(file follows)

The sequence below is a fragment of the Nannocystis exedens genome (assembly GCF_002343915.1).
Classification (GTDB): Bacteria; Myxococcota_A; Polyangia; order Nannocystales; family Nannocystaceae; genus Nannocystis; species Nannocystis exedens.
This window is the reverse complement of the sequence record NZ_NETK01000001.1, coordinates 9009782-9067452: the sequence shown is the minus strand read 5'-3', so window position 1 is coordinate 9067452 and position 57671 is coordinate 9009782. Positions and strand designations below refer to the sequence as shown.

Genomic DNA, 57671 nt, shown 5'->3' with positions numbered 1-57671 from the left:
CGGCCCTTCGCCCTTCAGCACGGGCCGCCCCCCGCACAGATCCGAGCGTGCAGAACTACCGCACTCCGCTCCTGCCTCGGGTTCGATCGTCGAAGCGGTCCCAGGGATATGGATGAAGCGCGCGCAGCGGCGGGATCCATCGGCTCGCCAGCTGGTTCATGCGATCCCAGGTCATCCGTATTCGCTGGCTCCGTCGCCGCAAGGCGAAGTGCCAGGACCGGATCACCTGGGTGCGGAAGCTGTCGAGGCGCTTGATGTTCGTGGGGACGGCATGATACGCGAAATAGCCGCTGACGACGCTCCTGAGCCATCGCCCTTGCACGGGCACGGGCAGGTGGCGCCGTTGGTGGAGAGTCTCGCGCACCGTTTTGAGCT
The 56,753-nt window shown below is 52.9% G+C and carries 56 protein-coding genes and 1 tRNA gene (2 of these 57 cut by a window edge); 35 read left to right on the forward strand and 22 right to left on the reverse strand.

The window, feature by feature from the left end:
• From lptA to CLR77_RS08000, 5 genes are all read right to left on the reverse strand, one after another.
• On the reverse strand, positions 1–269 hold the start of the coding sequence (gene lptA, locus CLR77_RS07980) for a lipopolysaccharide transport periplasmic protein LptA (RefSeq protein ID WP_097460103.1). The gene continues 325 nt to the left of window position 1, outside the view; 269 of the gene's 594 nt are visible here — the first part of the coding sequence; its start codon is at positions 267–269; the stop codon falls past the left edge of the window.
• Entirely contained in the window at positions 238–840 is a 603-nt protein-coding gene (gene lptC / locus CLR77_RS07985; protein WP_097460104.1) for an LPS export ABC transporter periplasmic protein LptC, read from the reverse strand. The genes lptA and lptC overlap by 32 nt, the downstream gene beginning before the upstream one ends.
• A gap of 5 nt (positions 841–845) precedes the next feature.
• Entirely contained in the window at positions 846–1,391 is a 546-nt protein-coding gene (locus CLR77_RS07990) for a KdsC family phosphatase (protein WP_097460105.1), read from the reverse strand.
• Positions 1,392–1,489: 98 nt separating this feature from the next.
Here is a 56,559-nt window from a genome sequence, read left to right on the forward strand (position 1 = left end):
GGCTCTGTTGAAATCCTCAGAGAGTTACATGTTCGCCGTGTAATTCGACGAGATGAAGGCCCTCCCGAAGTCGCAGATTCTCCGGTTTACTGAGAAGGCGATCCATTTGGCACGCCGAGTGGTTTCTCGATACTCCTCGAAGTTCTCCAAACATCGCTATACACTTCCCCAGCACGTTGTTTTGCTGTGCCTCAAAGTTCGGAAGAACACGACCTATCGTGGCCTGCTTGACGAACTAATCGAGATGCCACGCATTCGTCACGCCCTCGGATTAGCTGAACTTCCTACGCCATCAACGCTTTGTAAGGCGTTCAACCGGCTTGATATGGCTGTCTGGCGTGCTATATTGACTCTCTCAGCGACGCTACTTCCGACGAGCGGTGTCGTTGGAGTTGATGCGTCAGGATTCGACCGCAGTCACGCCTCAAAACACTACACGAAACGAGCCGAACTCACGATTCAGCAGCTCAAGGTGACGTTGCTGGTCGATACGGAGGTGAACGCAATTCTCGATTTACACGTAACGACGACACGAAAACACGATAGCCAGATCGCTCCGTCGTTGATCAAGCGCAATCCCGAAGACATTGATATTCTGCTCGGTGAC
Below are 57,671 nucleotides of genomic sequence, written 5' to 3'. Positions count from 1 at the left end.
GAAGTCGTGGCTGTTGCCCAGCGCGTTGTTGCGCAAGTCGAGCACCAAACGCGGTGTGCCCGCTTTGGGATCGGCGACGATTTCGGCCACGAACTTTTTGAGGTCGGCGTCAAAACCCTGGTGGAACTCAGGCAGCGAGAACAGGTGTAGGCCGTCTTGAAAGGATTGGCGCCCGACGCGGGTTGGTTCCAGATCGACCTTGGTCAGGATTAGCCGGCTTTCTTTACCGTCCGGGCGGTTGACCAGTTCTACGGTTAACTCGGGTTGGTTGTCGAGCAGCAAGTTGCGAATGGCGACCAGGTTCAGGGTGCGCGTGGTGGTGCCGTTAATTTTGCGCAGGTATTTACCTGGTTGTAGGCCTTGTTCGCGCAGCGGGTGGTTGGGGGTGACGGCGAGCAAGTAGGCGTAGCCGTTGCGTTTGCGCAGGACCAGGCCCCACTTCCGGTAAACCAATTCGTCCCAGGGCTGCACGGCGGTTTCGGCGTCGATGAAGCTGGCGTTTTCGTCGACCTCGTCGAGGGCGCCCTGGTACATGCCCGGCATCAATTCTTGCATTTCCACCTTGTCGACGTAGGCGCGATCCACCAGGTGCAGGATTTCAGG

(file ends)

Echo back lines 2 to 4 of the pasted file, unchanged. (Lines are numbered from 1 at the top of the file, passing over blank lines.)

Classification (GTDB): Bacteria; Myxococcota_A; Polyangia; order Nannocystales; family Nannocystaceae; genus Nannocystis; species Nannocystis exedens.
This window is the reverse complement of the sequence record NZ_NETK01000001.1, coordinates 9009782-9067452: the sequence shown is the minus strand read 5'-3', so window position 1 is coordinate 9067452 and position 57671 is coordinate 9009782. Positions and strand designations below refer to the sequence as shown.

Genomic DNA, 57671 nt, shown 5'->3' with positions numbered 1-57671 from the left: